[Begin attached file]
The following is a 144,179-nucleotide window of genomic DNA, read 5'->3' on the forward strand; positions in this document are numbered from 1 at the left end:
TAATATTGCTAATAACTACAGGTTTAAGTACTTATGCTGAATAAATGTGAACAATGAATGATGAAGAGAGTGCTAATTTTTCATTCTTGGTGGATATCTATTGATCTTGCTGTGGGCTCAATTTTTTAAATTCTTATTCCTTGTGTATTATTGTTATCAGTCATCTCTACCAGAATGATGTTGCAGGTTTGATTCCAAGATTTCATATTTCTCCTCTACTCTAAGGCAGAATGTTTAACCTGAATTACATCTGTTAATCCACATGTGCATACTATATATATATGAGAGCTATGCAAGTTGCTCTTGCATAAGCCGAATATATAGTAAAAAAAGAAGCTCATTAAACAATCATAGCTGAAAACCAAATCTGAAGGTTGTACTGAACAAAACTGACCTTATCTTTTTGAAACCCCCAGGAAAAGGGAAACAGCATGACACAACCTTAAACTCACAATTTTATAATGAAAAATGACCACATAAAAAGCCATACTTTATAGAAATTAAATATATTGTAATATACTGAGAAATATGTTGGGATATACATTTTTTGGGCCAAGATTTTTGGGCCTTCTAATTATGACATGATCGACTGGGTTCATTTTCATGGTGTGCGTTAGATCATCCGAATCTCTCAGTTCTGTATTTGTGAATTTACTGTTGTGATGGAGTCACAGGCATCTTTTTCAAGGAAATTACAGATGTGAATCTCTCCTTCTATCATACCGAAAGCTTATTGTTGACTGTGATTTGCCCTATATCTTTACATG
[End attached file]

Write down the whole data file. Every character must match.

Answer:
The following is a 144,179-nucleotide window of genomic DNA, read 5'->3' on the forward strand; positions in this document are numbered from 1 at the left end:
TAATATTGCTAATAACTACAGGTTTAAGTACTTATGCTGAATAAATGTGAACAATGAATGATGAAGAGAGTGCTAATTTTTCATTCTTGGTGGATATCTATTGATCTTGCTGTGGGCTCAATTTTTTAAATTCTTATTCCTTGTGTATTATTGTTATCAGTCATCTCTACCAGAATGATGTTGCAGGTTTGATTCCAAGATTTCATATTTCTCCTCTACTCTAAGGCAGAATGTTTAACCTGAATTACATCTGTTAATCCACATGTGCATACTATATATATATGAGAGCTATGCAAGTTGCTCTTGCATAAGCCGAATATATAGTAAAAAAAGAAGCTCATTAAACAATCATAGCTGAAAACCAAATCTGAAGGTTGTACTGAACAAAACTGACCTTATCTTTTTGAAACCCCCAGGAAAAGGGAAACAGCATGACACAACCTTAAACTCACAATTTTATAATGAAAAATGACCACATAAAAAGCCATACTTTATAGAAATTAAATATATTGTAATATACTGAGAAATATGTTGGGATATACATTTTTTGGGCCAAGATTTTTGGGCCTTCTAATTATGACATGATCGACTGGGTTCATTTTCATGGTGTGCGTTAGATCATCCGAATCTCTCAGTTCTGTATTTGTGAATTTACTGTTGTGATGGAGTCACAGGCATCTTTTTCAAGGAAATTACAGATGTGAATCTCTCCTTCTATCATACCGAAAGCTTATTGTTGACTGTGATTTGCCCTATATCTTTACATG